The Jakarta Post
Sixteen groups in Papua have voiced opposition over the potential continuation of its special autonomy (Otsus) status, with the transfer of Otsus funds from the central government set to end next year.
Protesting under a movement called Petisi Rakyat Papua (Petition by Papuans), the groups also demanded a referendum to determine their own fate.
The administration of former president Megawati Soekarnoputri passed a law on special autonomy in Papua and West Papua provinces to guarantee Papuans the right to manage their own region politically, economically and culturally. The law also stipulated the allocation of special autonomy funds, valid for 20 years.
As the transfer of funds will end in 2021, the House of Representatives has included deliberation of Papua’s special autonomy status in this year’s National Legislation Program (Prolegnas) priority list.
“The House proposed the bill without discussing it with indigenous Papuans, who are the subject of the bill. Papuans are the ones who get to determine whether they want a second phase of special autonomy or independence,” Victor Yeimo, National Committee of West Papua (KNPB) spokesperson and one of the petition’s initiator, told The Jakarta Post on Saturday.
The executive director of the United Liberation Movement for West Papua (ULMWP), Markus Haluk, said that even though the ULMWP already had a petition bearing the signatures of 1.8 million Papuans who demanded a referendum, a more recent petition would express their opposition to Papuan bureaucrats who made compromises over the Otsus with elites in Jakarta.
Activist and former Papuan prisoner Sayang Mandabayan expressed distrust over Papuan representatives in the House.
“Enough of the political compromises. We refuse the unilateral [deliberation of the bill] by the special House committee,” she said.
The groups lambasted the Otsus for failing to bring about significant change in Papua and legitimizing colonialism.
“Ever since before the Otsus until today, almost 20 years after the Otsus, racism toward Papuans, land grabbing, military operations, rights abuse, and social and economic inequality keep happening in Papua,” Papuan Students Alliance head John Gobay said.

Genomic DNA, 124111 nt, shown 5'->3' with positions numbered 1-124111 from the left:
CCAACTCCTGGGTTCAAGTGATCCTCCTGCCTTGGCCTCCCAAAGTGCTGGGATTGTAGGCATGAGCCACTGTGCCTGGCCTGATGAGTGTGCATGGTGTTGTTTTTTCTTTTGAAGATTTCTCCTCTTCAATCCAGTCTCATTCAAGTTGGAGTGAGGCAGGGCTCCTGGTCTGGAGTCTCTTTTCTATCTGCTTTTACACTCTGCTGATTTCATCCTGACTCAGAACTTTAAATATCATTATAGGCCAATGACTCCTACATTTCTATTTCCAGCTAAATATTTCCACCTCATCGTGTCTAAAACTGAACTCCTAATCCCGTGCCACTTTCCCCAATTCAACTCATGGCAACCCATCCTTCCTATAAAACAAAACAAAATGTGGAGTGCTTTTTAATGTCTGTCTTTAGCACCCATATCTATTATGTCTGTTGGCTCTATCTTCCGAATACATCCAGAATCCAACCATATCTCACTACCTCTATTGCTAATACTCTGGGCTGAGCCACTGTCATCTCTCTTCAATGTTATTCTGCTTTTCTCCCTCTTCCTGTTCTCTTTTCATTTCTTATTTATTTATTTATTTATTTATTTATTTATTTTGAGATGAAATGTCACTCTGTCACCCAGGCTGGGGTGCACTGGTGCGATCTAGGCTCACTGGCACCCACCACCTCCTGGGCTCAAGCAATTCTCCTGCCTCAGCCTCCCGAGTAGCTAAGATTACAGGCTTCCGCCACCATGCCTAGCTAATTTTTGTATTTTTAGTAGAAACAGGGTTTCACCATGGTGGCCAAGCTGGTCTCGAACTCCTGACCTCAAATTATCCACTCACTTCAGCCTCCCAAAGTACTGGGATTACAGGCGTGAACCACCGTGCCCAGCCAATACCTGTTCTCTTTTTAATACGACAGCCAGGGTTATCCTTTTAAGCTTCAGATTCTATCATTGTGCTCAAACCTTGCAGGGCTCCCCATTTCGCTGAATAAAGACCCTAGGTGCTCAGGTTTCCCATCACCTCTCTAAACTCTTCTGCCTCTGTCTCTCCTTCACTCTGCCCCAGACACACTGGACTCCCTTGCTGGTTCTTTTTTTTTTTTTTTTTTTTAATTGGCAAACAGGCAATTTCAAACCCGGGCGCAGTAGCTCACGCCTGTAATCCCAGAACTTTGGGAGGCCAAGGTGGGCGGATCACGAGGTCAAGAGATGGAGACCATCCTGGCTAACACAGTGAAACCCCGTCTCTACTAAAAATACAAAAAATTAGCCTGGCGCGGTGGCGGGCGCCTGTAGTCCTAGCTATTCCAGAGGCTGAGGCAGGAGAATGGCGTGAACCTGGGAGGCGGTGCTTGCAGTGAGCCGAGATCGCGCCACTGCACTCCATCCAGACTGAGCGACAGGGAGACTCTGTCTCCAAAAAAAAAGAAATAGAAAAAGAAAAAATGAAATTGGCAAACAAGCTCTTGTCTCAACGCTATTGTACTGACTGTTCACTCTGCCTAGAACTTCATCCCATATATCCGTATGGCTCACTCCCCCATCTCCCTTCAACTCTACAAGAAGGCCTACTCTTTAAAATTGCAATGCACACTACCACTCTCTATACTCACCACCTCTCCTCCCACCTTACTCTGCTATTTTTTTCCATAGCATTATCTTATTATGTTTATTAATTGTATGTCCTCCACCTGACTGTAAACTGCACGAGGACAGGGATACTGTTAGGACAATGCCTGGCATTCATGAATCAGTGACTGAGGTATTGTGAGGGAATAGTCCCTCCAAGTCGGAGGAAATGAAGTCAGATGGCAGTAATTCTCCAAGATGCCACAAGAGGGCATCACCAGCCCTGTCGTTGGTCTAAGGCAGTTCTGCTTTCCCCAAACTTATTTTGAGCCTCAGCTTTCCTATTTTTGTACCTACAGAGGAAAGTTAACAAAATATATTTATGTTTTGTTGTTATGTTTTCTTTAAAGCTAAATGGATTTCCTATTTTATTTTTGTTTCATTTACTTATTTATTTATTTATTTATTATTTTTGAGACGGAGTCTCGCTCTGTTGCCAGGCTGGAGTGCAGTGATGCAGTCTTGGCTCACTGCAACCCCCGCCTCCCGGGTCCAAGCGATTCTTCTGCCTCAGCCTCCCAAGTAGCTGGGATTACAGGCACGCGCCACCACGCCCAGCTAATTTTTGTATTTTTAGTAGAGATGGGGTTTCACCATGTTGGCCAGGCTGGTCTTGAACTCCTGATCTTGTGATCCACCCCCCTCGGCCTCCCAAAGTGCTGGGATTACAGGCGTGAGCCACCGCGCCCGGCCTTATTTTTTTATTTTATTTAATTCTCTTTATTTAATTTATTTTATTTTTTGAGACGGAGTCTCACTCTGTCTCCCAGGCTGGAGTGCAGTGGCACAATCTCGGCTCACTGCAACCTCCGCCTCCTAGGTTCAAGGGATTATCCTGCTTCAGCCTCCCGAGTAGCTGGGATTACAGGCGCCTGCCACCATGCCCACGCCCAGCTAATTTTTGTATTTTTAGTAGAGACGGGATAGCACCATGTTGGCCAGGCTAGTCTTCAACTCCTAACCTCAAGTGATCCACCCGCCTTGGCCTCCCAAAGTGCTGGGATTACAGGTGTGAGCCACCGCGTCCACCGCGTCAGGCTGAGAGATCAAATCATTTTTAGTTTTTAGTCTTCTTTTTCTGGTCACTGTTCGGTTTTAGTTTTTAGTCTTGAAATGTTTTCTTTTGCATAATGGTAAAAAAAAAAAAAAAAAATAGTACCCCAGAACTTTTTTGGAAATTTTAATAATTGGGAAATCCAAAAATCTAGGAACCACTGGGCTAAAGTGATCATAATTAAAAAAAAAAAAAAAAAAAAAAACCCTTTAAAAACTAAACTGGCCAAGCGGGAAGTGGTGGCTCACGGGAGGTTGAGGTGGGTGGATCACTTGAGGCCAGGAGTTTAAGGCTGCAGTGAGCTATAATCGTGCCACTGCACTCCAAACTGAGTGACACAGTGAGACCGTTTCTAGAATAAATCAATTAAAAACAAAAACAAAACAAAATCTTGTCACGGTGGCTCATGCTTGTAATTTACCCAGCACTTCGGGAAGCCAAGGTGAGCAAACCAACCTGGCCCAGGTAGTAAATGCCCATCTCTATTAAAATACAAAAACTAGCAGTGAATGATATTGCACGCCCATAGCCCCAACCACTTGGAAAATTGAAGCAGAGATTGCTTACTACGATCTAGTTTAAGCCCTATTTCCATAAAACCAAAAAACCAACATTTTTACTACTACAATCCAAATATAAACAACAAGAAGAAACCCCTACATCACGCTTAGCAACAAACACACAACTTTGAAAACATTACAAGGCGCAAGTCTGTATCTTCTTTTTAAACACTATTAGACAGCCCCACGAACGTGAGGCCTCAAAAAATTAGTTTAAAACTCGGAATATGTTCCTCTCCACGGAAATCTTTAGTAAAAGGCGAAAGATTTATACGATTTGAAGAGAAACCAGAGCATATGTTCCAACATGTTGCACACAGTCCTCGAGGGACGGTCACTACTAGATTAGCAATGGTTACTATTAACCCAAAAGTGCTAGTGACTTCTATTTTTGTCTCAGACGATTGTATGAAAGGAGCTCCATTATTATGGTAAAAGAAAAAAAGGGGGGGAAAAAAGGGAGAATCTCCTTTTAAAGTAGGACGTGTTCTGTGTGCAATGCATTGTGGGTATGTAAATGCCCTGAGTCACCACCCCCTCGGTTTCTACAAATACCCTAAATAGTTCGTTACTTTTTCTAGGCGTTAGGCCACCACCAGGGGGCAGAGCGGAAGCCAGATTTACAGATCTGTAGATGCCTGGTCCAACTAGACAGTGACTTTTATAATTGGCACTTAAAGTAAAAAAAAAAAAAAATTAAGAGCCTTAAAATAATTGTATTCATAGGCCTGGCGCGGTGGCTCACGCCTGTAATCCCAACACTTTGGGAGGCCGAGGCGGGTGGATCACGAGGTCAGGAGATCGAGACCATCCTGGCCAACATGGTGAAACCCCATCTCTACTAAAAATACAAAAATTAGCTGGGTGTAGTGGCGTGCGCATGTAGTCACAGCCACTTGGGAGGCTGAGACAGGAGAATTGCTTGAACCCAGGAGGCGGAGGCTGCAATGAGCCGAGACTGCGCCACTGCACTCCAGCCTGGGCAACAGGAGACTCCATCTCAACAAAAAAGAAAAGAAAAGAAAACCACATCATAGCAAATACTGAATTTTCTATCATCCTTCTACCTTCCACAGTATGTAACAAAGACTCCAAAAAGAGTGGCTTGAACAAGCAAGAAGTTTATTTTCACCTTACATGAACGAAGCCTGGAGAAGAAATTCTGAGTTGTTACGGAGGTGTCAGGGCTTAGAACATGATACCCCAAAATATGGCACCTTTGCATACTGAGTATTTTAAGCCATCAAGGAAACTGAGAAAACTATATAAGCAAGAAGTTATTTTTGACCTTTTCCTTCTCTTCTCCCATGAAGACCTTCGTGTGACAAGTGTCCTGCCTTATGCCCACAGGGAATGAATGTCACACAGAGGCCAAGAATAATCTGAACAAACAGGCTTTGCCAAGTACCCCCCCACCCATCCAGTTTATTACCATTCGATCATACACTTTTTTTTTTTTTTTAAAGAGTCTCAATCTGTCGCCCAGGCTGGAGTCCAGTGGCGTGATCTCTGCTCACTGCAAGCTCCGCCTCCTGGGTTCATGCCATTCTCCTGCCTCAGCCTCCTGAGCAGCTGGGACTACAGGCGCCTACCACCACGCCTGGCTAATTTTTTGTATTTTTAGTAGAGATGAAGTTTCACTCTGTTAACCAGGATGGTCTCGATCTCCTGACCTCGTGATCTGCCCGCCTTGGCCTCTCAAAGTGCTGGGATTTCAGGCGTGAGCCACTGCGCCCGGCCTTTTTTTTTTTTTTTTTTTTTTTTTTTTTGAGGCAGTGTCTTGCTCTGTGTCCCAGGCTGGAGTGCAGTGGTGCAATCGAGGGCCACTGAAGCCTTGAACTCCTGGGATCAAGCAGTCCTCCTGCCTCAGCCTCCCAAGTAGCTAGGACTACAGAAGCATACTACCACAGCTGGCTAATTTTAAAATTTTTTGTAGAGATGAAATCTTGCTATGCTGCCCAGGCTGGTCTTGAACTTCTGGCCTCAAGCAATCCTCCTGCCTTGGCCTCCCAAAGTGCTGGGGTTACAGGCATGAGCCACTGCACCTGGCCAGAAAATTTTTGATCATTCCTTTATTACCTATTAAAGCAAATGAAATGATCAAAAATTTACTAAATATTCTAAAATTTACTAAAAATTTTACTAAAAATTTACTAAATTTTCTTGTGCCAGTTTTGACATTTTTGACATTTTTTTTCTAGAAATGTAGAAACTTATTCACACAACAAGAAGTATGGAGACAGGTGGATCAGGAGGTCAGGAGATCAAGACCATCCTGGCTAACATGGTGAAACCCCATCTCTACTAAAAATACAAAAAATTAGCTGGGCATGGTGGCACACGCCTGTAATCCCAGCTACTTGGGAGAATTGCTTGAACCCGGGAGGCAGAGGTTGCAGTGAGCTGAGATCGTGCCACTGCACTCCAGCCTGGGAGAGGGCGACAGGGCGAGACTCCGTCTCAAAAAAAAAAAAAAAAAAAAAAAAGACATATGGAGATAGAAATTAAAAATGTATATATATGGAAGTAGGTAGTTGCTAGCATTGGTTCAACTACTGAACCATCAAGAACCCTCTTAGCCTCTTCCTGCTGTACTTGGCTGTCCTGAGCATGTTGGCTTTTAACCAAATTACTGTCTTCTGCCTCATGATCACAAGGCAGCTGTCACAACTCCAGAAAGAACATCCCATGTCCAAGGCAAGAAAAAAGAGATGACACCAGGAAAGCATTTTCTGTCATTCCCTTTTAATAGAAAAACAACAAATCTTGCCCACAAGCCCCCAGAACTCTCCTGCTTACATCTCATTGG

The government has allocated US$7.4 billion in Otsus funds to grow Papua’s economy. Despite the hefty budget, the National Development Planning Agency noted that Papua was home to almost a million impoverished people and over 6,000 underdeveloped villages. Papua and West Papua also has the lowest human development index in the country, according to Statistics Indonesia (BPS).
A researcher on Papua studies at the Indonesian Institute of Sciences (LIPI), Aisah Putri Budiatri, said expressions of opposition to the special autonomy status occurred in 2005 and 2010 when Papuans symbolically returned the system to the government.
“Besides its perceived inability to address the problems in Papua, the special autonomy has weak legitimacy as the deliberation did not include all parties such as the pro-Papuan independence group,” Aisah told the Post.
She added that while the Otsus law was pretty comprehensive as it included regulations related to human rights violations in Papua, there had been a lack of results.
“For example, the government has yet to form the Truth and Reconciliation Commission (KKR), as stipulated in the law,” she said.
Jayapura city secretary Frans Pekey said that, before deliberation over extending the Otsus law, there should be a thorough evaluation of it and how it had been implemented to determine whether it was effective.
“If it is shown to have failed, we should evaluate and revise it through the existing mechanism. Let’s be realistic, Papua is still a part of Indonesia and Papuans need education, health care and other basic infrastructure to thrive,” he said.
Mandabayang said, however, neither the special autonomy law nor a developmental approach was a solution to racism toward Papuans.
In January, Home Affairs Minister Tito Karnavian urged the House to immediately deliberate the bill as he argued the special autonomy fund would accelerate Papua’s development and help resolve the issues of discrimination in the province.
The ministry’s regional autonomy director general Akmal Malik did not respond to the Post’s queries on Tuesday regarding the recent protests against the continuation of special autonomy status.
LIPI’s Papua Research Team has since 2009 analyzed the root causes of the conflict in Papua, determining that it all stems from the marginalization and discrimination of indigenous Papuans, development failures, disputes over political identity, the annexation of Papua and violence against Papuans.
“As of today, the government has yet to use dialogue to address the issues in Papua. With the deadline to end special autonomy funds getting closer, now is the time for the President to carry out dialogue to rebuild the trust that leads to reconciliation in Papua,” Aisah said.
Editor's note: This article has been updated to reflect that the Home Affairs Ministry did not respond to The Jakarta Post's request for comment